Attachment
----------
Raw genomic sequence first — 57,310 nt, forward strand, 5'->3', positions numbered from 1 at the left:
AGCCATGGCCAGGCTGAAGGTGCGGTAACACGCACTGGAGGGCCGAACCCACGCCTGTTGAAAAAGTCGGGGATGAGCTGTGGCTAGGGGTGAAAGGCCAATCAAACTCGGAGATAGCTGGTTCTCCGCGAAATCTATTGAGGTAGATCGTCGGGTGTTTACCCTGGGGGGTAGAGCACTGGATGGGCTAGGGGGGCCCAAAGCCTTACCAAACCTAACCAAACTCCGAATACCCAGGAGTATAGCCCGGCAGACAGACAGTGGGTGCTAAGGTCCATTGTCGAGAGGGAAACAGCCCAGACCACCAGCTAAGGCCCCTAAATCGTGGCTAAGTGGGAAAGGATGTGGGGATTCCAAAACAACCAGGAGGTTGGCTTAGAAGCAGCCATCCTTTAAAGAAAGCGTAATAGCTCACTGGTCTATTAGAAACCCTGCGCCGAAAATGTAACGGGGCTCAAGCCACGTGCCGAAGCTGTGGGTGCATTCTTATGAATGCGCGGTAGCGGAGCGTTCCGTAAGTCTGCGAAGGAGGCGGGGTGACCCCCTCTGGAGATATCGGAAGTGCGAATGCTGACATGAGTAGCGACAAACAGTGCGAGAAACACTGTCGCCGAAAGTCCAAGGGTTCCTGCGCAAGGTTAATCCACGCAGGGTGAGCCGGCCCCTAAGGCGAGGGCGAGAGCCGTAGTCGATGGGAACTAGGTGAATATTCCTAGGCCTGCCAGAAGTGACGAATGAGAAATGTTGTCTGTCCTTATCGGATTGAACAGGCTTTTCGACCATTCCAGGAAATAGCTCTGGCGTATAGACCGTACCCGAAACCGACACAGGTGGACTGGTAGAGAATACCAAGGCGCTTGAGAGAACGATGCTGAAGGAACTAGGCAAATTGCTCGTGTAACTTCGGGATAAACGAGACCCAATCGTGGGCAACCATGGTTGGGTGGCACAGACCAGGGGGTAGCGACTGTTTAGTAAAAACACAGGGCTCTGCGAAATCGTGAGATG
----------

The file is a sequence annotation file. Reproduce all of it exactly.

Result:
Raw genomic sequence first — 57,310 nt, forward strand, 5'->3', positions numbered from 1 at the left:
AGCCATGGCCAGGCTGAAGGTGCGGTAACACGCACTGGAGGGCCGAACCCACGCCTGTTGAAAAAGTCGGGGATGAGCTGTGGCTAGGGGTGAAAGGCCAATCAAACTCGGAGATAGCTGGTTCTCCGCGAAATCTATTGAGGTAGATCGTCGGGTGTTTACCCTGGGGGGTAGAGCACTGGATGGGCTAGGGGGGCCCAAAGCCTTACCAAACCTAACCAAACTCCGAATACCCAGGAGTATAGCCCGGCAGACAGACAGTGGGTGCTAAGGTCCATTGTCGAGAGGGAAACAGCCCAGACCACCAGCTAAGGCCCCTAAATCGTGGCTAAGTGGGAAAGGATGTGGGGATTCCAAAACAACCAGGAGGTTGGCTTAGAAGCAGCCATCCTTTAAAGAAAGCGTAATAGCTCACTGGTCTATTAGAAACCCTGCGCCGAAAATGTAACGGGGCTCAAGCCACGTGCCGAAGCTGTGGGTGCATTCTTATGAATGCGCGGTAGCGGAGCGTTCCGTAAGTCTGCGAAGGAGGCGGGGTGACCCCCTCTGGAGATATCGGAAGTGCGAATGCTGACATGAGTAGCGACAAACAGTGCGAGAAACACTGTCGCCGAAAGTCCAAGGGTTCCTGCGCAAGGTTAATCCACGCAGGGTGAGCCGGCCCCTAAGGCGAGGGCGAGAGCCGTAGTCGATGGGAACTAGGTGAATATTCCTAGGCCTGCCAGAAGTGACGAATGAGAAATGTTGTCTGTCCTTATCGGATTGAACAGGCTTTTCGACCATTCCAGGAAATAGCTCTGGCGTATAGACCGTACCCGAAACCGACACAGGTGGACTGGTAGAGAATACCAAGGCGCTTGAGAGAACGATGCTGAAGGAACTAGGCAAATTGCTCGTGTAACTTCGGGATAAACGAGACCCAATCGTGGGCAACCATGGTTGGGTGGCACAGACCAGGGGGTAGCGACTGTTTAGTAAAAACACAGGGCTCTGCGAAATCGTGAGATG